A research team from Duke University found that the current estimates linked to global warming and man-made climate change might be a little exaggerated because several temperature variations can be caused by “natural variations,” rather than by human activities.
“Based on our analysis, a middle-of-the-road warming scenario is more likely, at least for now. But this could change,”
noted Patrick Brown, one of the study authors.
Scientists found that global warming rates could be critically influenced by natural variations in surface temperatures from a decade to another. Scientists dubbed those changes linked to natural variability “climate wiggles.”
Researchers argued that the International Panel on Climate Control’s climate models are accurate only to a certain point because the panel failed to properly estimate the scale and impact of climate wiggles which were generated by natural factors.
Study authors explained that those “wiggles” could be held responsible for the global warming trend recorded between 1975 and 2000, and the reduced pace of this trend we experienced in the last eleven years.
Brown believes that a “11-year hiatus” in global warming predictions would be impossible if we took into account only the staggering rates of the man-made warming predicted by the IPCC. The researcher said that such situations are only possible under “a middle-of-the-road scenario.”
Brown also disclosed that the IPCC had a middle-of-the-road scenario, which was consistent with Duke University’s recent climate model. Both models predict that the current warming hiatus had a 70 percent chance to last 35 more years.
The recent climate change model was designed by Duke University researchers with help from San Jose State University’s professors and the U.S. Department of Agriculture’s climate change experts.
For their model, scientists used data on the surface temperature variations recorded over the last 1,000 years. Another researcher wrote in a report that the recent model clearly showed that global warming rates could and did change over the course of human history.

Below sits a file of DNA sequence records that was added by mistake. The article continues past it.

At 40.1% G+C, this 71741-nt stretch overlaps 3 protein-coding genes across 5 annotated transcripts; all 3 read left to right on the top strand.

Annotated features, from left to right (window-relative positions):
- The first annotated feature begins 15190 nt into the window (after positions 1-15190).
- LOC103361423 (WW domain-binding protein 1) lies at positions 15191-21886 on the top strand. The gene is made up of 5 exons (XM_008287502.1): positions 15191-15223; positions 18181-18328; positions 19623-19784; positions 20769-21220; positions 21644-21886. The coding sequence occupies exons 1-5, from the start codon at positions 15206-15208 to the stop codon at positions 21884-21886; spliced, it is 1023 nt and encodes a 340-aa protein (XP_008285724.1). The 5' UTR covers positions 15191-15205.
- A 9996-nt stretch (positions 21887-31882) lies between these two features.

In 2014, the IPCC urged humanity to lower its fossil fuel combustion next to zero by the end of this century to prevent temperature rise from reaching a no-return point. According to the IPCC, failure to follow its recommendation and invest more in green technologies would lead to “irreversible” effects on people and their environment.
The panel argued that such irreversible effects were already happening such as polar ice caps’ melting, heat waves, rising sea level, a more acidic sea water and so on.
When the report was launched, U.N. officials concluded that world’s leaders had no excuse not to act as “science had spoken.” And President Obama expressed a similar viewpoint during last week’s Earth Day’s speech.
The President said April 22 that climate change could no longer be denied nor “edited out”, while federal officials vowed to persuade ranchers and farmers to join voluntary programs to tackle the issue.
Agriculture Secretary Tom Vilsack explained that ranchers and farmers were leaders in reducing their CO2 emissions and improving their operations’ efficiency. Vilsack said that the new measures will help substantially reduce the greenhouse gas effect and visibly increase carbon capture rates. During the programs, farmers and ranchers will benefit from grants, technical aid, and low-interest loans.
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